EVOLVING CONCEPTS ARTICLE
Thyroid autoimmunity may manifest clinically as chronic autoimmune or Hashimoto’s thyroiditis (HT) and its variants (postpartum/sporadic thyroiditis) or as Graves’ disease (GD) and atrophic thyroiditis. These autoimmune thyroid diseases (AITD) occur as a result of aberrant immune response against thyroid antigens due to breakdown of self-tolerance . Although HT and GD share a common genetic background and may occur in the same family or the same individual, they have different pathophysiology and clinical presentation.
Evidence suggests that the phenotypic presentation of AITD as GD or HT largely depends on the predominant pattern of immune response during the development of autoimmunity. This is likely determined by environmental factors, through epigenetic effects, among which stress appears to play an important role [2,3]. Stress affects the immune system through activation of neuroendocrine pathways. During a stress response the hypothalamic-pituitary-adrenal (HPA) axis and the sympathetic nervous system (SNS) are activated, resulting in systemic elevations of glucocorticoids and catecholamines. These neuroendocrine responses are essential for the organism in maintaining homeostasis .
It has long been thought that stress hormones, glucocorticoids in particular, exert a generalized immune suppressive effect. However, accumulating evidence suggests that stress, through its effector neuroendocrine pathways, has a differential effect on the immune response, suppressing cellular and potentiating humoral immunity [5,6]. This review supports the hypothesis that stress, by affecting the balance of immune response, may influence the clinical expression of thyroid autoimmunity.
Regulation of Th1 and Th2 immune responses
The pattern of immune response (cellular vs. humoral) is largely regulated by antigen-presenting cells (APCs) such as dendritic cells (DCs), macrophages and natural killer (NK) cells, which are components of innate immunity. APCs’ major function is to present non-self antigens in conjunction with major histocompatibility complex (MHC) molecules and co-stimulatory signals to CD4+ T helper (Th) cells. Depending on the signal they receive from APCs, naive CD4+ Th cells are further differentiated into Th1 or Th2 cells that are components of adaptive immunity. In turn, Th1 cells secrete pro-inflammatory (type 1) cytokines, including interferon (INF)-gamma, interleukin (IL)-2 and tumor necrosis factor (TNF)-alpha, which are responsible for cell-mediated immune responses. On the other hand, Th2 cells produce anti-inflammatory (type 2) cytokines, primarily IL-4, IL-5, IL-10 and IL-13, which provide help to antigen specific B lymphocytes to produce antibodies involved in humoral immunity [7,8]. A third member of the T helper cell class, IL-17 producing CD4+ T cells, called Th17 cells has been recently recognized as a distinct Th subset, and has been linked to autoimmune inflammatory disorders.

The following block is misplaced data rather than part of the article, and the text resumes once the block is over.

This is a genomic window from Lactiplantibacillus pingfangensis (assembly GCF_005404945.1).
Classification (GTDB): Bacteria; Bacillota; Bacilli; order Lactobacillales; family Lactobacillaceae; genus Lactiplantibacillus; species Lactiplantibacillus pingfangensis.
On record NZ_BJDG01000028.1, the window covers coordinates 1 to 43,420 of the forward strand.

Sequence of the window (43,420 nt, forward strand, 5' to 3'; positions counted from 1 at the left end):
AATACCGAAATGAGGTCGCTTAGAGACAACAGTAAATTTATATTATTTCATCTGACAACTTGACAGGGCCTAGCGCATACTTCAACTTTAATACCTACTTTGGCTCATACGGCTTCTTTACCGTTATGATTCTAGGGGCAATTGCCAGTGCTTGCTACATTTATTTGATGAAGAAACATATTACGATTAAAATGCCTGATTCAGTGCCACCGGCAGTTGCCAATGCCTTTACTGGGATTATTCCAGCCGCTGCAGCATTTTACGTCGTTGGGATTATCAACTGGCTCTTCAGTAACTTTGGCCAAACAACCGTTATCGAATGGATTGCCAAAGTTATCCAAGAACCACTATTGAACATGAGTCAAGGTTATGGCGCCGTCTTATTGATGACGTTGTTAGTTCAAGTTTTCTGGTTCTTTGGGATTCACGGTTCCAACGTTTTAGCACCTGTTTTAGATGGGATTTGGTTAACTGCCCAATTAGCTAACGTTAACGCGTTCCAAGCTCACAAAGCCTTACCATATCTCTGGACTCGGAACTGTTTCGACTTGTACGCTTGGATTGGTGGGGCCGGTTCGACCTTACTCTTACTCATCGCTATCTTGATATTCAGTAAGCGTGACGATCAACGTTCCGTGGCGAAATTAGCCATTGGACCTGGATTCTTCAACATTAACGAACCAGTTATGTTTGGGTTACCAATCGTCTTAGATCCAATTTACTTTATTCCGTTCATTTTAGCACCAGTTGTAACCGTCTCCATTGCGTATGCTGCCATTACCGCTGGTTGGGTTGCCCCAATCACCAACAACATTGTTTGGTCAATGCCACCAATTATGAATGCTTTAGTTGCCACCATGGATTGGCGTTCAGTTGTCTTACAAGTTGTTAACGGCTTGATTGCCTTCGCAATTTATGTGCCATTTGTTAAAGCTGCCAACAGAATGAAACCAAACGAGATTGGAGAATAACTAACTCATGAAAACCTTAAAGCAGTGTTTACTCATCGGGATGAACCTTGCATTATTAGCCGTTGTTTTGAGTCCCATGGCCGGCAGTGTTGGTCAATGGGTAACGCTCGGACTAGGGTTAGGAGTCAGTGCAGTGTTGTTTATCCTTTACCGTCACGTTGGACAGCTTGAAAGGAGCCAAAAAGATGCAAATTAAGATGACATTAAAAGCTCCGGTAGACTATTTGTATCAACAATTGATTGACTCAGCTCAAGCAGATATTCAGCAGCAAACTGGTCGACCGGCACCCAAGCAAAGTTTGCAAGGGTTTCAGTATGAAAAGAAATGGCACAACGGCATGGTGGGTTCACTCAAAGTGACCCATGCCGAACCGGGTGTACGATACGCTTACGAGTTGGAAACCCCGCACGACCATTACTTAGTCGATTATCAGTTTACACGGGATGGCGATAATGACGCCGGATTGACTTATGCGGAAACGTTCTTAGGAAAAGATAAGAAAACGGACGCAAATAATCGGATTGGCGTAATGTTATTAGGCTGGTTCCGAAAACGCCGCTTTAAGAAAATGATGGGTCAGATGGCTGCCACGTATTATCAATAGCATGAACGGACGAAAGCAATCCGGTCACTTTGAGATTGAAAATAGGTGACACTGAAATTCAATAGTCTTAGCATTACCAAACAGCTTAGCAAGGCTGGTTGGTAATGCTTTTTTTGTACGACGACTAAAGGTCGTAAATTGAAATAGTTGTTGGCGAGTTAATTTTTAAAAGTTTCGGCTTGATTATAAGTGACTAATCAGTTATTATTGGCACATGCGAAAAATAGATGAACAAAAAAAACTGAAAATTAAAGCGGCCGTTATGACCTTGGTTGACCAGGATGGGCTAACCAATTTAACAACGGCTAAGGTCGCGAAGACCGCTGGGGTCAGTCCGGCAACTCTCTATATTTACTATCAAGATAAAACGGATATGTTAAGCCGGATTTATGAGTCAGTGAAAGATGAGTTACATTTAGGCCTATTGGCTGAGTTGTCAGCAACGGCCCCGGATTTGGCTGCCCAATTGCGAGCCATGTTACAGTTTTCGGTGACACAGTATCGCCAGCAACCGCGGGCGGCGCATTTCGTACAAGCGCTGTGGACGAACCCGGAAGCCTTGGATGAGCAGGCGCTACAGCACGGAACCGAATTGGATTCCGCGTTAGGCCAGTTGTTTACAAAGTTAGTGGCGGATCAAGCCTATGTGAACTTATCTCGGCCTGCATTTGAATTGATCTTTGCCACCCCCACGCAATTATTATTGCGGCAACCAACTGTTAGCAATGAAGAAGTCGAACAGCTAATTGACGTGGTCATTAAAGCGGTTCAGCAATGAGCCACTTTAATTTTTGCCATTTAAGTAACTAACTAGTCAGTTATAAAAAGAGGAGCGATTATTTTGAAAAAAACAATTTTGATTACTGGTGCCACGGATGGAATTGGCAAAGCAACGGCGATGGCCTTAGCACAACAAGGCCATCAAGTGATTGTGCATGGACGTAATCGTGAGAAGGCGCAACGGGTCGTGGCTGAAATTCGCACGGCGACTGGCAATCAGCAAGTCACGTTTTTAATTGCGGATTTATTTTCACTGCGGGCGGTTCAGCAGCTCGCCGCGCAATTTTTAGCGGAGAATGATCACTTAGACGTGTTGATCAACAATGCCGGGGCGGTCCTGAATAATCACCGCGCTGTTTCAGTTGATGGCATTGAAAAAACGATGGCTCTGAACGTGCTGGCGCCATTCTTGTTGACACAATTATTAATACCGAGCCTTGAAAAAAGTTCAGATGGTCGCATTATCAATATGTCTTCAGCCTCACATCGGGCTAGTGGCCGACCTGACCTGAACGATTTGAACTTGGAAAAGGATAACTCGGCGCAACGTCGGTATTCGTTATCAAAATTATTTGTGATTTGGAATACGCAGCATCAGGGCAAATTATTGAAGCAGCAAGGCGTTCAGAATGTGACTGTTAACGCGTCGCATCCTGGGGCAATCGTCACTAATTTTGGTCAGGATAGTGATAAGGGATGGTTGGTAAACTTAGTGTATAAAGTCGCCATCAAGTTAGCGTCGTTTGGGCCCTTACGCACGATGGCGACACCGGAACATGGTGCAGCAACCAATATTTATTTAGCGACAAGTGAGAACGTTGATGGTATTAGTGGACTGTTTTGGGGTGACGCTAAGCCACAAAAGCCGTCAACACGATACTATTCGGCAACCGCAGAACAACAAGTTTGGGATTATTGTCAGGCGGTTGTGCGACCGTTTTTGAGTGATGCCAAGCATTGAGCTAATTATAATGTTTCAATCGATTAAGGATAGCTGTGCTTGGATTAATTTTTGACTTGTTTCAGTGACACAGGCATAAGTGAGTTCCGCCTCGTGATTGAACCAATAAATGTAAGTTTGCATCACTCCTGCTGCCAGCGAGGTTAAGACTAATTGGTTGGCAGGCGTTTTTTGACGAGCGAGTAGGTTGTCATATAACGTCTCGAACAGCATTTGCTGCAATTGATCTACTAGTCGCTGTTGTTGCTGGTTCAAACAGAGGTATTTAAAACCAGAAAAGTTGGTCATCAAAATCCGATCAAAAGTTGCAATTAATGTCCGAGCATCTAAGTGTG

Recent studies on the Th1/Th2 paradigm helped in better understanding of the mechanisms of differentiation of each subset as well as the transcription factors involved in their regulation. Thus, evidence suggests that IL-12 is important for Th1-cell differentiation, through STAT4 (signal transducer and activator of transcription 4) and the activation of the transcription factor T-bet (T-box expressed T cells), which upregulates INF-gamma and other type 1 cytokines and downregulate the expression of type 2 cytokines. Conversely, IL-4 induces Th2-cell differentiation through STAT6 and activation of GATA3 transcription factor, which upregulates IL-4 and IL-5 and downregulates INF-gamma expression [9,10], (Figure 1).